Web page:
[Mls] Regarding Signatures

Nadim Kobeissi <nadim@symbolic.software> Mon, 05 February 2018 20:03 UTC

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From: Nadim Kobeissi <nadim@symbolic.software>
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Date: Mon, 5 Feb 2018 21:03:20 +0100
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Subject: [Mls] Regarding Signatures
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Hello everyone,
mls-protocol-00 says the following with regards to signing keys possessed by each participant:

"Identity Key:  A long-lived signing key pair used to authenticate the
      sender of a message.”

So far, I’ve been able to identify some missing details with regards to signatures in this protocol:

1. Cipher Suite Ambiguity:
Cipher suites seem to specify only Diffie-Hellman key agreement functions and hash functions, but not signature functions. A reference to ECDSA seems to exist under the P-256 cipher suite subsection, but it appears to be nevertheless decontextualized. More confusingly, the HandshakeType struct seems to specify an open-ended "SignatureScheme algorithm” element. Why does this exist outside the namespacing afforded by cipher suites, if at all?

2. Mention of Supporting Certificates for Signatures:
In Section 6.1, a future possibility for including a certificate for signatures is mentioned. This seems like a bad idea: do we really want to introduce X.509 and ASN.1 parsing when we have the opportunity to finally move away from it?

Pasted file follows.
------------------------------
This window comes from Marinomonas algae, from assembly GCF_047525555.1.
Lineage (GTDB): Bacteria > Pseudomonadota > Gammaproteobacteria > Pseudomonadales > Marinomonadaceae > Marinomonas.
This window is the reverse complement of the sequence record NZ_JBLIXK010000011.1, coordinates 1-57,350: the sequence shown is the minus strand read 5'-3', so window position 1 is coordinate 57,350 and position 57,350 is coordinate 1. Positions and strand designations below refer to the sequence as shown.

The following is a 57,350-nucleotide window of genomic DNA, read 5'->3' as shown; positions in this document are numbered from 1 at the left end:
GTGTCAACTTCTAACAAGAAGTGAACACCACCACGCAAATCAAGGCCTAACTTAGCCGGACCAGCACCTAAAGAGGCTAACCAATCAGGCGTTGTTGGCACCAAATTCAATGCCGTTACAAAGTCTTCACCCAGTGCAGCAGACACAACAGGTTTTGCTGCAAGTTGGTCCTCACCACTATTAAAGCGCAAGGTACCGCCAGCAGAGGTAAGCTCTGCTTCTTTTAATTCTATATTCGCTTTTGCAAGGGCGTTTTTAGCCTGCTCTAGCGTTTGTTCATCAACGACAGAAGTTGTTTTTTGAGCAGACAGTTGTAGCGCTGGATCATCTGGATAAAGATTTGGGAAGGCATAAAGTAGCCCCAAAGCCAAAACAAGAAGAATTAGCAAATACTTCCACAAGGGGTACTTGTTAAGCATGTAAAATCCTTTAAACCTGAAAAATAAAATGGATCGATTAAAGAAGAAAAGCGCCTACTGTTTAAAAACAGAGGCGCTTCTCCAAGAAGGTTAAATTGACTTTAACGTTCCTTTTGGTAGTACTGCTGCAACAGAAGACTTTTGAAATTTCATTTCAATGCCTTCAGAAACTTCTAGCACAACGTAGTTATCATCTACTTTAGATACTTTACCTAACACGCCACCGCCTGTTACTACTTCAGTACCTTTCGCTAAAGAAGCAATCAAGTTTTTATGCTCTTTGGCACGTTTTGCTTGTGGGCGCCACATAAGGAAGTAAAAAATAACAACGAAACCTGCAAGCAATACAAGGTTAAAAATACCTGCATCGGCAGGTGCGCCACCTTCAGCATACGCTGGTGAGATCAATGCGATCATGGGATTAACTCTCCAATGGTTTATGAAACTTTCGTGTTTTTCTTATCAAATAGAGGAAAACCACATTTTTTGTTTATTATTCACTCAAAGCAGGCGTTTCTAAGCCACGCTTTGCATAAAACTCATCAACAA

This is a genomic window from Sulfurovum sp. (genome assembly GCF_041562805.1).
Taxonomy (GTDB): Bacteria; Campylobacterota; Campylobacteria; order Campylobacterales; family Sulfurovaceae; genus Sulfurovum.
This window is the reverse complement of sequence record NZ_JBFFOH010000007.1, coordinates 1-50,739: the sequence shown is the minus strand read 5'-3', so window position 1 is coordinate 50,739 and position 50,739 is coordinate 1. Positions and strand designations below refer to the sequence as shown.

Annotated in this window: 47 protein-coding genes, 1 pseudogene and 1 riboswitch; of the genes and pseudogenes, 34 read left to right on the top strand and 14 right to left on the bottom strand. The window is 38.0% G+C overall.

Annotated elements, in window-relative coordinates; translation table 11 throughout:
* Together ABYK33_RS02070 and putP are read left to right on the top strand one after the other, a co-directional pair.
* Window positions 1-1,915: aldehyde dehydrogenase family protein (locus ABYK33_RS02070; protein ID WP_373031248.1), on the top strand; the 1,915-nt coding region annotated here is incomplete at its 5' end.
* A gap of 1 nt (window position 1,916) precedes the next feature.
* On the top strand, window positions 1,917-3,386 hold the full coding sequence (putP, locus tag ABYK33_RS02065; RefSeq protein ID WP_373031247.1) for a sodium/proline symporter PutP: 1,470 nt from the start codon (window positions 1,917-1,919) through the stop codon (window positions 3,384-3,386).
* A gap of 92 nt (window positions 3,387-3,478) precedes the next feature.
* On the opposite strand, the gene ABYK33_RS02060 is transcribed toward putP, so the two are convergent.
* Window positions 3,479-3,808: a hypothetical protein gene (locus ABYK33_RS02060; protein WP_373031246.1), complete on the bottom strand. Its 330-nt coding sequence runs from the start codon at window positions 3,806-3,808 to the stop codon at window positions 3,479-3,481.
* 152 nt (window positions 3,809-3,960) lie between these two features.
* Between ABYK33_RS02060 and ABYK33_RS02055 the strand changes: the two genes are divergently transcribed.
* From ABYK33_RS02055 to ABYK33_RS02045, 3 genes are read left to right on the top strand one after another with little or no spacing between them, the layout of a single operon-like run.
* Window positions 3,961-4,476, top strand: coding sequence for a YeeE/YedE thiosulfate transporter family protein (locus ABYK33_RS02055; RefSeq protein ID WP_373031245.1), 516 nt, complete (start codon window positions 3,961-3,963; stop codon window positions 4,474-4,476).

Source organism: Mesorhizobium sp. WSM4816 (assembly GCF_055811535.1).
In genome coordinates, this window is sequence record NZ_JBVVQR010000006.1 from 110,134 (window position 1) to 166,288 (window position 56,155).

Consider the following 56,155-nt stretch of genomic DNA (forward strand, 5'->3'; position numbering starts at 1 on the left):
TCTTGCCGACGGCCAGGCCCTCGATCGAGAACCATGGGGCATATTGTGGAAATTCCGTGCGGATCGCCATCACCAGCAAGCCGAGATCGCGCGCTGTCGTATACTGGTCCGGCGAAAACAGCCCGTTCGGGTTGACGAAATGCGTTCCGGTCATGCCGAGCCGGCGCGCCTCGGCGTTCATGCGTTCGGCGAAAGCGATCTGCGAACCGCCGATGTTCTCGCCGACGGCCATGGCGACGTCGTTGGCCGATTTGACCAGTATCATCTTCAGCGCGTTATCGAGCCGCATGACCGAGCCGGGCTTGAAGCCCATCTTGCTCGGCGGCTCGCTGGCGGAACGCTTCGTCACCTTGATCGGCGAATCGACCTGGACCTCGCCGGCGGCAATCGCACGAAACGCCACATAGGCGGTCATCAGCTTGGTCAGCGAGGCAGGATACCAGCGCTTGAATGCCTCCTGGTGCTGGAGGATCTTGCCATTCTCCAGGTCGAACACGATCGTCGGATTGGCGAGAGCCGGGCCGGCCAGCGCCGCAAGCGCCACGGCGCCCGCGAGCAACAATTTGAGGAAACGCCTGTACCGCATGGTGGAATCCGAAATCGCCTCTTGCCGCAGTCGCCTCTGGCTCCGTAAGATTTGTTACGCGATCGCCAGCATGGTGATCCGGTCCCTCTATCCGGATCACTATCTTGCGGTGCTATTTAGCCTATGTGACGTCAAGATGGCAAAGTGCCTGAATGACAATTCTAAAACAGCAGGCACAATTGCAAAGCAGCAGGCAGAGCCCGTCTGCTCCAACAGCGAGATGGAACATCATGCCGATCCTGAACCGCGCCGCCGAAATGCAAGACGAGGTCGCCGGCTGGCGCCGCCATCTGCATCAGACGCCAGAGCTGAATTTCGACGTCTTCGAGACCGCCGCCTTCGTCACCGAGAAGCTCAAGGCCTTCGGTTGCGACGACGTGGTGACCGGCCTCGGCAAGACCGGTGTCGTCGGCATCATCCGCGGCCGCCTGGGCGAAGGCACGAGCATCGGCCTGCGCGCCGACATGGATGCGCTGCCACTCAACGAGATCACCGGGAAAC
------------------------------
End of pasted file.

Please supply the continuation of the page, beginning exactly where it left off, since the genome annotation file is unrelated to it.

3. Gratuitous Signature Usage Causes Performance Issues and Conflicts with Deniability:
Signatures seem to be sometimes used gratuitously:
	A. The clearest instance of this is in 9.2, client-side enforced ordering, which suggests adding a signed envelope to *every message* simply in order to obtain client-enforced message ordering by signing a counter. This seems like overkill.
	B. To a lesser extent, this is also the case in all five handshake messages (Init, UserAdd, GroupAdd, Update, Delete), which, while a more sensible venue for signatures, does raise the question of whether handshake message authenticity can be maintained in some other way (chaining keys deriving a chain of authenticity from a signed AKE in the Init handshake message, which is currently unspecified? we should definitely think more about this, and I hope we don’t end up empty-handed.)

This is problematic, firstly, due to performance concerns, since signatures are the slowest primitives. Aside from that, though, the amount of signatures being employed as part of a regular session conflicts with an explicit goal of the protocol: mls-architecture-00 mentions deniability in section

Signal Protocol has a wonderful construction where signatures are used to obtain an AKE. Then an HKDF is used to create a ratchet of chaining keys which chain the authenticity of the AKE down throughout the rest of the conversation. In an entire Signal session, only one signing operation is ever performed by each party. Perhaps something similar could be adopted here? Signatures have always been the most unwieldy primitive, and it might be fruitful to consider restricting them as much as possible within this protocol.


Nadim Kobeissi
Symbolic Software • https://symbolic.software
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